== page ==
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Learning composition with the new Bluesky trailer

Some days ago I talked about the new Horton Hears a Who trailer, from the folks at Bluesky. I think I wasn't fair enough with this one, which deserves a post for it alone.

After watching it a lot of times, I've decided to write about an aspect of it that was a pleasure to notice: their awesome composition.

Yes, the animation is stupendous, the assimetric modeling is beautiful and the more cartoony (or less photoreal) render are other things that make this film a strong candidate to be the best animation of 2008. But the reason I want to talk about their great scene compositions is because it's a less obvious thing, harder to achieve and - still - extremely important to make a film stand from the crowd.

Those guys really thought about the film as a whole, not a bunch of parts assembled. Keith Lango wrote about it in 2006, which is a strongly recommended reading.

It is possible to make extreme flexible rigs, uber detailed modelings, lightings that could make Caravaggio smile and execute wonderful animations. Putting all those things in a scene is pretty harder to do, and Bluesky has made it. Take a look at some screenshots I took:


The blurred background is made in a way that guides the audience's eyes to the main subject: the flower in which the speck lands. The visual hierarchy respects the rule of thirds, making a stong composition. I've highlighted in red the path suggested by the background and the yellow lines mark the thirds.

 


Here, the door guides our eyes to the main subject, and there are no distracting information. Notice that the bookshelf is inclined like an arrow to show us where to look.

 


Both the buildings and the parapet guide our attention to the mayor, who walks to the left "third".

 


The tree branches here are carefully positioned to not compete with the little blue rodent, making a frame around him. Horton, the main character here, gains attention not only by his size, but also for his position on the imaginary grid.

 


This is one of my favorites: look at how his hand is on the main point of interest and how the formulas drawn on the blackboard make a spiral to guide us to it.

 


Another cool use of the thirds. The top of the table occupies the whole bottom third, the scientist picks the right third. They make a frame to the mayor, while the blackboard perspective guides the look.

 


How could one not see the melted snowman? The houses and the water make the frame, each children stand on a vertical third and the stairs are there to make sure we don't look elsewhere. =)

 


Finally, a scene where Horton is not on a third, but the background creates a clear frame where everything works smoothly.

It may be just a trailer, but we can also learn a lot from it. =)

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(16) Comments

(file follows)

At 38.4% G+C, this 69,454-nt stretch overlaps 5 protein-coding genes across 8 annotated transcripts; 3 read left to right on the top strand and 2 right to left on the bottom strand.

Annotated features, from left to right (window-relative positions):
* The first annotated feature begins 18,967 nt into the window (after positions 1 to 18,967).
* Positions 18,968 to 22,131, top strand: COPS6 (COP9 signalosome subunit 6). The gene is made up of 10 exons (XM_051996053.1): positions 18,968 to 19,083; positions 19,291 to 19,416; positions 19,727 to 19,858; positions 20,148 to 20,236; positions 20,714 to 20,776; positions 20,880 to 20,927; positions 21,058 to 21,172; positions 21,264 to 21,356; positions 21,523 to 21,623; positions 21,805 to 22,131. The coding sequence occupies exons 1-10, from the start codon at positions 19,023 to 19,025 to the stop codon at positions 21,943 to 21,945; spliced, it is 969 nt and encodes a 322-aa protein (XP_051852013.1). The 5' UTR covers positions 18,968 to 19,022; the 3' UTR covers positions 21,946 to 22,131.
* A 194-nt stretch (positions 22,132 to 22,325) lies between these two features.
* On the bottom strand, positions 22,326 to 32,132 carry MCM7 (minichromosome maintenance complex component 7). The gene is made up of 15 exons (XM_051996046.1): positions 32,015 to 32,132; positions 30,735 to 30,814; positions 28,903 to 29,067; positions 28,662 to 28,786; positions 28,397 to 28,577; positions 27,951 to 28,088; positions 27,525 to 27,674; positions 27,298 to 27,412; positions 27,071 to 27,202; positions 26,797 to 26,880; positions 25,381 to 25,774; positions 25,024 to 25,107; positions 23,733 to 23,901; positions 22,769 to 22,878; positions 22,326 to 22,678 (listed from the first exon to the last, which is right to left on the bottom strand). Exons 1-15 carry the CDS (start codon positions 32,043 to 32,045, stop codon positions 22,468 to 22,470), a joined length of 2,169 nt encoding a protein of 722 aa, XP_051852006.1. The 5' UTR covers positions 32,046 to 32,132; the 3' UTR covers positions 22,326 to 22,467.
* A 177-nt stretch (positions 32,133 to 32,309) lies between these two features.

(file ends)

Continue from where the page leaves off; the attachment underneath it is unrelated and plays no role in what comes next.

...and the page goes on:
21/Dec/2007
Bruno said:

wow ths is great, amazing how composition can really make a shot. thanks for taking the time to do this.


24/Dec/2007
BonE said:

thank you! I hope I can use that in the future.


24/Dec/2007
Martín said:

Excellent. Simply Excellent. By the way, you have the images clean? I think that showing that to the students before tracing the thirds and arrows will be really good. Thanks for this! Saludos desde argentina!


24/Dec/2007
Satish "iluvblender" Goda said:

Awesome deconstruction.

All the best to you.

Cheers and Merry Christmas.
- Satish.


26/Dec/2007
Chris said:

I'm going to be watching for 3rds in movies again.


27/Dec/2007
Richard Melchiades said:

Olá Virgilio!
Grande amigo, como vai vc?
Putz, gostei demais desse artigo cara! O melhor que eu já li a respeito.
Continue nos informando com essas raridades.
Feliz 2008 man!


27/Dec/2007
Serge Gielkens said:

I will look differently now at animations and movies in general. Thanks for this elucidation!


04/Jan/2008
Paulo "cartuman" Marques said:

Virgilio,
Sou estudante de animação aqui em Porto Alegre, Rio Grande do Sul, e faço curso com o Otto Guerra, que tem como último trabalho o "Wood & Stock", com personagens do cartunista Angeli.
Tu vens realizando um ótimo trabalho aqui no site com informações e dicas preciosas para os amantes da arte da animação de personagens.
Obrigado.

abs.


10/Jan/2008
Tiago Allen said:

Grande grande, bem que você tinha avisado que ia colocar uns conteúdos fresquinhos no seu site o que você não falou e que seriam tão bons !! PARABÉNS cara.


15/Jan/2008
DSoto said:

I will definitely look at this movie a little more carefully (which means I will have to see it twice to just sit back and enjoy:)

Thanks a bunch for this


02/Jun/2008
Chad Fox said:

Fantastic article, I am definitely keeping this for reference.Thanks for putting it up


17/Jun/2008
rakesh waghmare said:

verry good.


20/Oct/2008
Vishal Vyas said:

Hey man,

Great great great stuff. It's very simple also but needs more time to understands for the freshers eye.

Any ways great stuff.

Thanks for sharing.


07/Apr/2009
Adauto A. Araujo said:

Virgílio, simplesmente EXCELENTE!

Sou um amante de animações, estou estudando Blender há cerca de 2 anos. Assisto filmes de animação por prazer e coisas como essa que você indicou passam despercebidos no "frigir dos ovos". Sua análise desse filme foi genial!

Parabéns!


29/May/2010
basil parsons said:


This was quite interesting, nice way to get the kinds
interested in composition while watching a movie.
Even useful for arty adults while accompanying the kinds.
Thanks for sharing this info - keep it up.

Regards
Basil Parsons


09/Jun/2010
BurryPlaubdab said:

nice design!= and greate news


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